Mitakon 35mm f0.95 vs. Fuji XF 35mm f1.4 Bokeh Comparison

Mitakon 35mm f0.95 vs. Fuji XF 35mm f1.4 Bokeh Comparison:

So, I’m sitting here writing up my Mitakon 35mm f0.95 Speedmaster Mark II review, and I’m thinking more about how it compares to the XF 35mm f1.4.  The reason I’m picking on this lens in particular is because it’s about the same size as the Mitakon, and it sells for the same price.  Plus, I own XF 35mm f1.4, so it’s hard not to compare it with the Mitakon when it’s just sitting in my bag :).  I didn’t get the chance to do any real in-depth comparison between the two lenses but I did take a few sample shots with the two set at their maximum apertures for my own amusement.  I thought I’d just share them here real quick.

So, the cranberry juice is the subject, and I shot at three distances.  All these photos are jpegs that came straight from my X-T2 with no post-processing done.  Here’s how the photos came out at about 10 feet.

↑ Mitakon 35mm f0.95 on the left, and Fuji XF 35mm f1.4 on the right.

↑ The Mitakon 35mm f0.95 Speedmaster Mark II.

↑ Fuji XF 35mm f1.4 R Lens.

Here’s how they look at around 5 feet.

↑ Mitakon 35mm f0.95 on the left, and Fuji XF 35mm f1.4 on the right.

↑ The Mitakon 35mm f0.95 Speedmaster Mark II.

↑ Fuji XF 35mm f1.4 R Lens.

Here’s how they look at about 2.5 feet.

↑ Mitakon 35mm f0.95 on the left, and Fuji XF 35mm f1.4 on the right.

↑ The Mitakon 35mm f0.95 Speedmaster Mark II.

↑ Fuji XF 35mm f1.4 R Lens.

So, there you have it.  These photos are really just for all of you to see the difference in shallow depth of field/bokeh.  This isn’t a sharpness test or anything scientific, so don’t read too much into it.  I wish I had a better subject but my friend, who was with me at the time, wasn’t really in the mood to stand out there in the heat while I did this :).  The Mitakon does show more vignetting here but don’t forget, it’s maxed out at f0.95 versus the Fuji’s f1.4 aperture.  Overall, after using the Mitakon 35mm f0.95 Speedmaster Mark II for quite a while, I feel it really gives the XF 35mm f1.4 a run for its money because it has a lot of great selling points other than just that f0.95 aperture.  You’ll hear more about these selling points in my upcoming review, since I really enjoyed this lens, and therefore, have quite a lot to say about it.  I’ll also go into more depth about the differences between the two lenses here.  So stay tuned, and thanks for stopping by!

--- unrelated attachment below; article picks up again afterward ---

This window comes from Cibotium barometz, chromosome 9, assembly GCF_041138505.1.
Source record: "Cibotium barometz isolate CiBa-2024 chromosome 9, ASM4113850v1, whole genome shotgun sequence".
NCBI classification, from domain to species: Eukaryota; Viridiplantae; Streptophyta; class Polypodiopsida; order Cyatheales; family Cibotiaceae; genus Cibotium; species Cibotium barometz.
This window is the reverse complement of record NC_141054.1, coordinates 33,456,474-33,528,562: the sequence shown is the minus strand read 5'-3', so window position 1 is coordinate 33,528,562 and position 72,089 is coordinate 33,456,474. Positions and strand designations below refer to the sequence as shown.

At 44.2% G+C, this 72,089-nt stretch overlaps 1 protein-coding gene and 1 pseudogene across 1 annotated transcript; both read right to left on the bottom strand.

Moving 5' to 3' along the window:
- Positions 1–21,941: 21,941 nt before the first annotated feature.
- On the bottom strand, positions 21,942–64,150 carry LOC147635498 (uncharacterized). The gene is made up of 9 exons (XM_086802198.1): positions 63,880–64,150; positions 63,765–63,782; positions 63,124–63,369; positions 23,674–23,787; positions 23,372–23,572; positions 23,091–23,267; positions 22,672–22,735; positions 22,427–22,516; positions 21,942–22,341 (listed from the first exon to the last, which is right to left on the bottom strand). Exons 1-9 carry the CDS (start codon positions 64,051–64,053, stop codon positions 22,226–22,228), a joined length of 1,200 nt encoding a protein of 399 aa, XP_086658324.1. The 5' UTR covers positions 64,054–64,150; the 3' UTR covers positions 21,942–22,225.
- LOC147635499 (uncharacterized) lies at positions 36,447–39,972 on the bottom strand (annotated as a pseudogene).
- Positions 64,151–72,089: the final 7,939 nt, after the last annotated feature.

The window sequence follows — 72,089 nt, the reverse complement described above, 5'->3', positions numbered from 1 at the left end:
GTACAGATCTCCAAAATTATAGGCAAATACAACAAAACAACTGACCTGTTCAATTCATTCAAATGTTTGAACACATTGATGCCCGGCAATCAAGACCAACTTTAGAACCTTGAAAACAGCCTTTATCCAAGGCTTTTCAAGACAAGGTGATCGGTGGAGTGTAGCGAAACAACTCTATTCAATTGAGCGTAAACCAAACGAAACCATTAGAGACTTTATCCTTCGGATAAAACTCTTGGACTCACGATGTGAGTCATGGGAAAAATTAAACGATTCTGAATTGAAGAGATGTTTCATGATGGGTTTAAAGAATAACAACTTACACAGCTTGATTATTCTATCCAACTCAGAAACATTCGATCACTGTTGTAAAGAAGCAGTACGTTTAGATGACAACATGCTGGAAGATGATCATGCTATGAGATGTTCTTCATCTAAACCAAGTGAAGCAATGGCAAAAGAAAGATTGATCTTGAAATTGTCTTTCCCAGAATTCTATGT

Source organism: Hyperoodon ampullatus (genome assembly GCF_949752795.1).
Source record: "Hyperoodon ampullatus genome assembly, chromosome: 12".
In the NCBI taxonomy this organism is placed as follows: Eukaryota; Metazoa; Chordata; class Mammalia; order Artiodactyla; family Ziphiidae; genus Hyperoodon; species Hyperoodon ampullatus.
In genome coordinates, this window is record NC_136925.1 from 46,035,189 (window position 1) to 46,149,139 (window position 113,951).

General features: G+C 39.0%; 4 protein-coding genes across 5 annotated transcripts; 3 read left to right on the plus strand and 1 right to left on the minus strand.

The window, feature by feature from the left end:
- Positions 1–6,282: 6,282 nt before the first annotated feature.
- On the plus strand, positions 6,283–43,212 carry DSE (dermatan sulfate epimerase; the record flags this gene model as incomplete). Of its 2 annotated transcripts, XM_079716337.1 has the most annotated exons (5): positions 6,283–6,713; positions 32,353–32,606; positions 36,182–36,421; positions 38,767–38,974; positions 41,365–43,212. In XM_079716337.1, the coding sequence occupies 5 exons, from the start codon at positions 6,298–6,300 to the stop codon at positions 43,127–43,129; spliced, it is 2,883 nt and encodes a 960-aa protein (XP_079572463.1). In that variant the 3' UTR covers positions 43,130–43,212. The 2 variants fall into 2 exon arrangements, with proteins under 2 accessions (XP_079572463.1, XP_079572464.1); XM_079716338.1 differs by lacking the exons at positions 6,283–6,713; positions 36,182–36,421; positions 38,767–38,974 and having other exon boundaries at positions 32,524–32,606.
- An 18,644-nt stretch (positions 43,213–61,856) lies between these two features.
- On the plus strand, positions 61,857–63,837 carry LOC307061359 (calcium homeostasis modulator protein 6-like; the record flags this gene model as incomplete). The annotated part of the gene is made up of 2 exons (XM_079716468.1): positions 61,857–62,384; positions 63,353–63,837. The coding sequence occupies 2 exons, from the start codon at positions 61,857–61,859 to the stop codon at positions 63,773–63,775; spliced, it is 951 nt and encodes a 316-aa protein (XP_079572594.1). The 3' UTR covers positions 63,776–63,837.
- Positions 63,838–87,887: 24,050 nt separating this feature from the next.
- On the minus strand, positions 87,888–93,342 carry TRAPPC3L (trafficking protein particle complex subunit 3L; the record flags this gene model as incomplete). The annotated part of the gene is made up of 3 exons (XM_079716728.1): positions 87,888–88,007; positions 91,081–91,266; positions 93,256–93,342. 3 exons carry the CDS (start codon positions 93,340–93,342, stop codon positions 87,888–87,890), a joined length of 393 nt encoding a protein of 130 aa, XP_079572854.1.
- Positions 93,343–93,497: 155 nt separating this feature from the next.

2 comments… add one
  • Jed Orme

    Hello Patrick,

    Based upon this preview of this Mitakon 35mm lens, I’m really looking forward to your in depth review of it. I had the XF35mm f/1.4 lens for some time with my XE-2 & X-Pro1, but after getting the X-Pro2 & the new XF35mm f/2 lens, I decided to trade it in to help pay for the XF16-55 zoom. But I use the 1.4 speed enough on my XF16mm that I decided maybe I would benefit from having something faster in the 35mm focal length, which is my favorite & most used. So this Mitakon 35 looks like it really might be an even better choice to have.

    Jed

    • Patrick

      Hi Jed,

      My apologies for the late reply! I sincerely like this lens quite a lot. The f0.95 definitely makes it special, and it’s really not that difficult to focus either. It’s really a lot of fun to use, and quite addicting :).

      Best,

      Patrick

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